An hour later still no sign of it clearing we had to make a decision to push on or stay anchored. The further we went in land the more chance the was that the fog would clear so in the end we tried to pulled the anchor up, It was stuck, after tiring a few times we shortened and re-tied the anchor rope so that it was near vertical then gently powered over the anchor to free it, this worked with out fouling the prop.

We gave the job of steering to a boater who hadn’t had a go yet so that he could get used to it before the channel narrowed. he lost control I had to take over after circling 5-6 time and it took me 5 minutes to bring the boat back on courses. Its hard to navigate/steer a courses with no visibility, you soon learn to steer by compass Bering.

Called VTS to tell them the situation they were helpful with radar directions, at one point they called us to tell us we were heading starate for a line of groween - that soon loomed out of the mist as we turned away from them.

We headed out more into the centre of the channel using AIS to tell us when a big ship was coming past, we would scoot as far as we could into the side. the biggest one came up behind, was a 33,000 ton bulk carrier, its fog horn BUMING lowed behind us was disconcerting - when it finally went past we were hit by 5-6 2M waves from it's wake that made the boat jump and everything crash about inside, no harm done.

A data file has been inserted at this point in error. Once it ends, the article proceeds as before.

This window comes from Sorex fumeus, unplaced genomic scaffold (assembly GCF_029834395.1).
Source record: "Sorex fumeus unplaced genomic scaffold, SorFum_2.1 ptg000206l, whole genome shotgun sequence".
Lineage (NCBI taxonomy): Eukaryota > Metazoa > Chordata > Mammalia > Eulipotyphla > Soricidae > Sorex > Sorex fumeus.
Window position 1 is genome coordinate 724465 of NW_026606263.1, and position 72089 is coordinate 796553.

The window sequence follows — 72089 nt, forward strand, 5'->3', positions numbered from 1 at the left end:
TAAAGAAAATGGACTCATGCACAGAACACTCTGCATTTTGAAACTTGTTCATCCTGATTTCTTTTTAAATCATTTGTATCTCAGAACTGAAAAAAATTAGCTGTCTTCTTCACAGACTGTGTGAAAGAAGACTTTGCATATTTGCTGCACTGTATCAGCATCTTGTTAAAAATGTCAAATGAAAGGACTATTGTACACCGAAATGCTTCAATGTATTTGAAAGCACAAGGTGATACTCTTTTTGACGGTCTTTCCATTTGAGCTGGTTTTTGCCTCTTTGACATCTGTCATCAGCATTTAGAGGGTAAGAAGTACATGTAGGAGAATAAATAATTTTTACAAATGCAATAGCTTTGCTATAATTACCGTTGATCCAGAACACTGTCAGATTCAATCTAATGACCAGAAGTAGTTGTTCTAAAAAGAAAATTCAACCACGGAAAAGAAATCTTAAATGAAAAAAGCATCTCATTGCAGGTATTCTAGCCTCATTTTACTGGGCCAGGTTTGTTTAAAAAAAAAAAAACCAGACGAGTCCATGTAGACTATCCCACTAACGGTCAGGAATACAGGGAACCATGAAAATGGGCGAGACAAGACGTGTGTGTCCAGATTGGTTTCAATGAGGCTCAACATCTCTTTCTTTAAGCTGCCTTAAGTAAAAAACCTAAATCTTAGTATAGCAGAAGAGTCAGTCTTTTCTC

It was nearing 3.00pm and the turning of the tide, we would have already missed the tide window for Bow Lock that we had booked so called CRT to cancel it. Limehouse lock was closing at 4.30 so it was looking like we could not make that one. If we continued past the tide turning we would be lucky to make 2-3 knots punching the tide so decided to drop anchor agen just past Deapford Creek. On the map the was a anchor point there.

Making sure the were no big boats on the AIS we crossed the channel to find comeing out of the fog a line of yachts anchored up there with 3 empty buoys on the end we missed the first and tied up to the second, that was us for the night.